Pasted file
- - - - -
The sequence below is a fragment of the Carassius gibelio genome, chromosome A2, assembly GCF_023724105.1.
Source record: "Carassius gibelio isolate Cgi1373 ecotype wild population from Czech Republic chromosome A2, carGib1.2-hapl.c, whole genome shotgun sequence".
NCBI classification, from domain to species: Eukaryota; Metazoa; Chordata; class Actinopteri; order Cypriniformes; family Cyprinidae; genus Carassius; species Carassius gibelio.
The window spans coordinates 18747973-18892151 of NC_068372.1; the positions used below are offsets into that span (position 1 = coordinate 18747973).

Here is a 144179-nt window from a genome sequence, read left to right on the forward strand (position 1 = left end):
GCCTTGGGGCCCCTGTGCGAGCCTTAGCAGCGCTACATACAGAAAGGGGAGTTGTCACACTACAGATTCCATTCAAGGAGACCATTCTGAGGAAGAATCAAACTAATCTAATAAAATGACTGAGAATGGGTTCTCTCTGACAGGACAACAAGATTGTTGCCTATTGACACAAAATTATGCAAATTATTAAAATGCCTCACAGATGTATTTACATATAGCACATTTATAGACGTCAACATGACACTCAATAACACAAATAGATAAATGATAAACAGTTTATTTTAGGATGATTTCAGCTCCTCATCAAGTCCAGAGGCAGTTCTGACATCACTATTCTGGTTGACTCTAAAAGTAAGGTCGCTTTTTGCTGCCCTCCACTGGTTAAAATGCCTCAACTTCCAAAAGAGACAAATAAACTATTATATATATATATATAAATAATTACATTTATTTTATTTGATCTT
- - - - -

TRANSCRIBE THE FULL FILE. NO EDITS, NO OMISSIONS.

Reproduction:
The sequence below is a fragment of the Carassius gibelio genome, chromosome A2, assembly GCF_023724105.1.
Source record: "Carassius gibelio isolate Cgi1373 ecotype wild population from Czech Republic chromosome A2, carGib1.2-hapl.c, whole genome shotgun sequence".
NCBI classification, from domain to species: Eukaryota; Metazoa; Chordata; class Actinopteri; order Cypriniformes; family Cyprinidae; genus Carassius; species Carassius gibelio.
The window spans coordinates 18747973-18892151 of NC_068372.1; the positions used below are offsets into that span (position 1 = coordinate 18747973).

Here is a 144179-nt window from a genome sequence, read left to right on the forward strand (position 1 = left end):
GCCTTGGGGCCCCTGTGCGAGCCTTAGCAGCGCTACATACAGAAAGGGGAGTTGTCACACTACAGATTCCATTCAAGGAGACCATTCTGAGGAAGAATCAAACTAATCTAATAAAATGACTGAGAATGGGTTCTCTCTGACAGGACAACAAGATTGTTGCCTATTGACACAAAATTATGCAAATTATTAAAATGCCTCACAGATGTATTTACATATAGCACATTTATAGACGTCAACATGACACTCAATAACACAAATAGATAAATGATAAACAGTTTATTTTAGGATGATTTCAGCTCCTCATCAAGTCCAGAGGCAGTTCTGACATCACTATTCTGGTTGACTCTAAAAGTAAGGTCGCTTTTTGCTGCCCTCCACTGGTTAAAATGCCTCAACTTCCAAAAGAGACAAATAAACTATTATATATATATATATAAATAATTACATTTATTTTATTTGATCTT